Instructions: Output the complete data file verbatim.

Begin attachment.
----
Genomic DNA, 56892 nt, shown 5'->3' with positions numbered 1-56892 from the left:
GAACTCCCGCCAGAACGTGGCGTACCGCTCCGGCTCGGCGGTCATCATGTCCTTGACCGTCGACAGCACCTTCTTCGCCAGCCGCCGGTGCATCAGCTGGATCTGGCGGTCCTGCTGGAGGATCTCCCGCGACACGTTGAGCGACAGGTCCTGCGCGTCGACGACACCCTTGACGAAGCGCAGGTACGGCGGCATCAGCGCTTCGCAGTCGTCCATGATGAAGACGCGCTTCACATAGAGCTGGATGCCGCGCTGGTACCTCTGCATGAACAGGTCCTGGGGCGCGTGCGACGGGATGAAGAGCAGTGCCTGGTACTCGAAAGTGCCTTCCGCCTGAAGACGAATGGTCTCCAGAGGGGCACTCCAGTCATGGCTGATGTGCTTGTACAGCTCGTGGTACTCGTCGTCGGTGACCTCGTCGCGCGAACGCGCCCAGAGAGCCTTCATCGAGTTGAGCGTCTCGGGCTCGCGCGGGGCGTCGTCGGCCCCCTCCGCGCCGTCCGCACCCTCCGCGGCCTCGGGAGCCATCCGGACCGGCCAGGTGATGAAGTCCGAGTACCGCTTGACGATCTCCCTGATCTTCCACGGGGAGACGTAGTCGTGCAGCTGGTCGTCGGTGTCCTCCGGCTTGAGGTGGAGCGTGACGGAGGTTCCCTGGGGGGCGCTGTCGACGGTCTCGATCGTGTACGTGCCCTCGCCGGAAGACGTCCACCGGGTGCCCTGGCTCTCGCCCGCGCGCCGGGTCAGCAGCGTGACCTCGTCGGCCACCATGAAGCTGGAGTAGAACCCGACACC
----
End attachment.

Genomic DNA, 56892 nt, shown 5'->3' with positions numbered 1-56892 from the left:
GAACTCCCGCCAGAACGTGGCGTACCGCTCCGGCTCGGCGGTCATCATGTCCTTGACCGTCGACAGCACCTTCTTCGCCAGCCGCCGGTGCATCAGCTGGATCTGGCGGTCCTGCTGGAGGATCTCCCGCGACACGTTGAGCGACAGGTCCTGCGCGTCGACGACACCCTTGACGAAGCGCAGGTACGGCGGCATCAGCGCTTCGCAGTCGTCCATGATGAAGACGCGCTTCACATAGAGCTGGATGCCGCGCTGGTACCTCTGCATGAACAGGTCCTGGGGCGCGTGCGACGGGATGAAGAGCAGTGCCTGGTACTCGAAAGTGCCTTCCGCCTGAAGACGAATGGTCTCCAGAGGGGCACTCCAGTCATGGCTGATGTGCTTGTACAGCTCGTGGTACTCGTCGTCGGTGACCTCGTCGCGCGAACGCGCCCAGAGAGCCTTCATCGAGTTGAGCGTCTCGGGCTCGCGCGGGGCGTCGTCGGCCCCCTCCGCGCCGTCCGCACCCTCCGCGGCCTCGGGAGCCATCCGGACCGGCCAGGTGATGAAGTCCGAGTACCGCTTGACGATCTCCCTGATCTTCCACGGGGAGACGTAGTCGTGCAGCTGGTCGTCGGTGTCCTCCGGCTTGAGGTGGAGCGTGACGGAGGTTCCCTGGGGGGCGCTGTCGACGGTCTCGATCGTGTACGTGCCCTCGCCGGAAGACGTCCACCGGGTGCCCTGGCTCTCGCCCGCGCGCCGGGTCAGCAGCGTGACCTCGTCGGCCACCATGAAGCTGGAGTAGAACCCGACACC